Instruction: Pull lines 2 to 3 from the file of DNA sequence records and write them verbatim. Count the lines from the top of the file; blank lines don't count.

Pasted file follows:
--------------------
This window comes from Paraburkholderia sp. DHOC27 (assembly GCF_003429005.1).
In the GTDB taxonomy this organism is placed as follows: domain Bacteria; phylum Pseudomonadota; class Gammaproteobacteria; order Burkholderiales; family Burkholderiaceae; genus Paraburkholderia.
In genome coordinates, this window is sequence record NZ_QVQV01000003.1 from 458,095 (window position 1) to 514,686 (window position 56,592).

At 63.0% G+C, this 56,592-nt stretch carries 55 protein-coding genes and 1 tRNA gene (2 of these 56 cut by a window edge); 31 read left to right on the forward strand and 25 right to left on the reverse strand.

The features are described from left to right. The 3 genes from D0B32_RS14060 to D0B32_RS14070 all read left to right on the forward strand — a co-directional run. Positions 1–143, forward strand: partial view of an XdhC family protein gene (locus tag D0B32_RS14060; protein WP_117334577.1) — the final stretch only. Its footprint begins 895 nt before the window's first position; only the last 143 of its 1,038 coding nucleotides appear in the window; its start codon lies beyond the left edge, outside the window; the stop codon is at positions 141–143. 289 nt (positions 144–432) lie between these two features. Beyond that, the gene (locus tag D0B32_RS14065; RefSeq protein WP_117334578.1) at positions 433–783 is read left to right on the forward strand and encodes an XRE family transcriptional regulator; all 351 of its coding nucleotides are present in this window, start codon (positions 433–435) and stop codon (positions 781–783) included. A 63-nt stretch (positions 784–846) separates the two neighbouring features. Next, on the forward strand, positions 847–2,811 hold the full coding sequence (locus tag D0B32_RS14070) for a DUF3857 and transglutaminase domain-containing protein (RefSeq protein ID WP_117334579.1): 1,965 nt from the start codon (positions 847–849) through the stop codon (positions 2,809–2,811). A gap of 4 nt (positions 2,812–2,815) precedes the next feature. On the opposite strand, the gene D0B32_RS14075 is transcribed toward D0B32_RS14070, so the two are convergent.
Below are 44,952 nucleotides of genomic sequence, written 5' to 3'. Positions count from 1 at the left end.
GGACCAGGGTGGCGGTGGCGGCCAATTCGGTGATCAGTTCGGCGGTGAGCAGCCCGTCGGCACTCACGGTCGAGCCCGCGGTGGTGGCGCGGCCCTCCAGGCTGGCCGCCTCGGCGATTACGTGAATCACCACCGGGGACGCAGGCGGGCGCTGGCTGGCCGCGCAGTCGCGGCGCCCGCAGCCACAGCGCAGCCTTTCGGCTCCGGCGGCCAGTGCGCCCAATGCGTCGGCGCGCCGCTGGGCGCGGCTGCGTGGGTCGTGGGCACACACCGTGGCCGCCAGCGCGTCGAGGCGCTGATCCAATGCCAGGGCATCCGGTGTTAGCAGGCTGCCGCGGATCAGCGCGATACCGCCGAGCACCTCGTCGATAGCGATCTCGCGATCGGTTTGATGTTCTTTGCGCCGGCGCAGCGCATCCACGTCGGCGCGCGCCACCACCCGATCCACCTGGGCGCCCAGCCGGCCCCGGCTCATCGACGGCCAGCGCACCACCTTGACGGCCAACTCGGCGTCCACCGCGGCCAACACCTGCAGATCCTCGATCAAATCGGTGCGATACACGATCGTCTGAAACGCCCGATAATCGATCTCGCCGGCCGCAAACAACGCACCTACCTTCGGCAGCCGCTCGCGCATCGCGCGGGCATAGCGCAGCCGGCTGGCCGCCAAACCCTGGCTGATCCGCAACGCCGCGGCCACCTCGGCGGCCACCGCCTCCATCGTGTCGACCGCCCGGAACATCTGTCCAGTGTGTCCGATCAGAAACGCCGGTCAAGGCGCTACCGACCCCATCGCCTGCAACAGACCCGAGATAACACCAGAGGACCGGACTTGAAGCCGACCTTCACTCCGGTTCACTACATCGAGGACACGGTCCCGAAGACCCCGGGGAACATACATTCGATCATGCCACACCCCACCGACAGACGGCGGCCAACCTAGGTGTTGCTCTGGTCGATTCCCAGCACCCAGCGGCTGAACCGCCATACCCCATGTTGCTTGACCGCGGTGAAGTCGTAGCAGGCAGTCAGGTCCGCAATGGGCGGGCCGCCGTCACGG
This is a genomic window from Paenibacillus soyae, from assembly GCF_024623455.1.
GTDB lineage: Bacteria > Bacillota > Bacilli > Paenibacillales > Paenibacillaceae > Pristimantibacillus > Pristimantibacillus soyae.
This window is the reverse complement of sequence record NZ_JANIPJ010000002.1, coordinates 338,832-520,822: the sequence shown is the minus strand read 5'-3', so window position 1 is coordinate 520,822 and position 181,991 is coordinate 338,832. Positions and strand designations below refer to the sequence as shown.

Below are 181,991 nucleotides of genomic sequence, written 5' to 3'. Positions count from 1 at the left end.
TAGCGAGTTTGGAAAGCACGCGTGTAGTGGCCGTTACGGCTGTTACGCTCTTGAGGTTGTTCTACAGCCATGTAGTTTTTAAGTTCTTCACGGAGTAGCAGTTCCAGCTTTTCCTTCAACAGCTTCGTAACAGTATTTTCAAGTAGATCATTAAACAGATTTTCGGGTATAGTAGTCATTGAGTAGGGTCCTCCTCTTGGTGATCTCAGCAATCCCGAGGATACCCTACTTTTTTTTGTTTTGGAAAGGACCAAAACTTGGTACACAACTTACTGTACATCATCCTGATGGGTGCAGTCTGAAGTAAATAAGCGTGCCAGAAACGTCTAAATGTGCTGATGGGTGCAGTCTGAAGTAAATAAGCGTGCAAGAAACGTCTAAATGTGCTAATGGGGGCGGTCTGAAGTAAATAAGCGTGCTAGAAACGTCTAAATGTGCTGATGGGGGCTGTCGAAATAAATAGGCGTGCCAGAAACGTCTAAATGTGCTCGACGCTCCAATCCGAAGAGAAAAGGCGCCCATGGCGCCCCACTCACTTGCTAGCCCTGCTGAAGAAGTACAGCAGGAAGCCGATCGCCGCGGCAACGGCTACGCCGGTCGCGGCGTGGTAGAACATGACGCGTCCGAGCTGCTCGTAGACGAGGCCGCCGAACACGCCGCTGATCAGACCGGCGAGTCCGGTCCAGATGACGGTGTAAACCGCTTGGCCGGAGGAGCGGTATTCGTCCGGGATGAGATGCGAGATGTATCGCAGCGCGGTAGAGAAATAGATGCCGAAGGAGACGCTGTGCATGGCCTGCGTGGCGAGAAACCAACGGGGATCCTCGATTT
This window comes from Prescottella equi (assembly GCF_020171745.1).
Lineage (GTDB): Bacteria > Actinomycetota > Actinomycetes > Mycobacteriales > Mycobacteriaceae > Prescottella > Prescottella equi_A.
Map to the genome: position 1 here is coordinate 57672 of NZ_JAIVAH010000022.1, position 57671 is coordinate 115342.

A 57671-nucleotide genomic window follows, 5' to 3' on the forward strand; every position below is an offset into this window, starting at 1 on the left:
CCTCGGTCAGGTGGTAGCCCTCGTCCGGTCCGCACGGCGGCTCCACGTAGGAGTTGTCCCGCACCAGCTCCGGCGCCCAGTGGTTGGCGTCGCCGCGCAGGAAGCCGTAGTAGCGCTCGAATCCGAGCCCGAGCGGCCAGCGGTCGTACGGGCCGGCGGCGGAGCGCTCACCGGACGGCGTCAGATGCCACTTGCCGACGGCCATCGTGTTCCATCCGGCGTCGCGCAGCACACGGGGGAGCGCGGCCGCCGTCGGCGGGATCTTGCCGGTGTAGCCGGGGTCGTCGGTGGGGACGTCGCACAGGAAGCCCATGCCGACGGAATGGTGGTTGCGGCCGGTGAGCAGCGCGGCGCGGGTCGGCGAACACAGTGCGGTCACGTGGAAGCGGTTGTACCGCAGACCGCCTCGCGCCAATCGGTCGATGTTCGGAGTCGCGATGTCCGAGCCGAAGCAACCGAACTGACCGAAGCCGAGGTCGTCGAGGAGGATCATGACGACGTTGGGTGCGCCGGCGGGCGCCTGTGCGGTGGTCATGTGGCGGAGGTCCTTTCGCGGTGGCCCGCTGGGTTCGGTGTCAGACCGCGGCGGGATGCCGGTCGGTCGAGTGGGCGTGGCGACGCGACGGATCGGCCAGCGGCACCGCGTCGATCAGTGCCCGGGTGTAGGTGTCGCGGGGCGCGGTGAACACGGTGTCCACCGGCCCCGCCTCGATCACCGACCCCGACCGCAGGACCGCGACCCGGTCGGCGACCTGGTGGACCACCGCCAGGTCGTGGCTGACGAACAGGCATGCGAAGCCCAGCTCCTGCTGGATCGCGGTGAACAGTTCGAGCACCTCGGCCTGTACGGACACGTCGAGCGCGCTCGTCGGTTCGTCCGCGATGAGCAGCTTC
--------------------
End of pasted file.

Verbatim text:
In the GTDB taxonomy this organism is placed as follows: domain Bacteria; phylum Pseudomonadota; class Gammaproteobacteria; order Burkholderiales; family Burkholderiaceae; genus Paraburkholderia.
In genome coordinates, this window is sequence record NZ_QVQV01000003.1 from 458,095 (window position 1) to 514,686 (window position 56,592).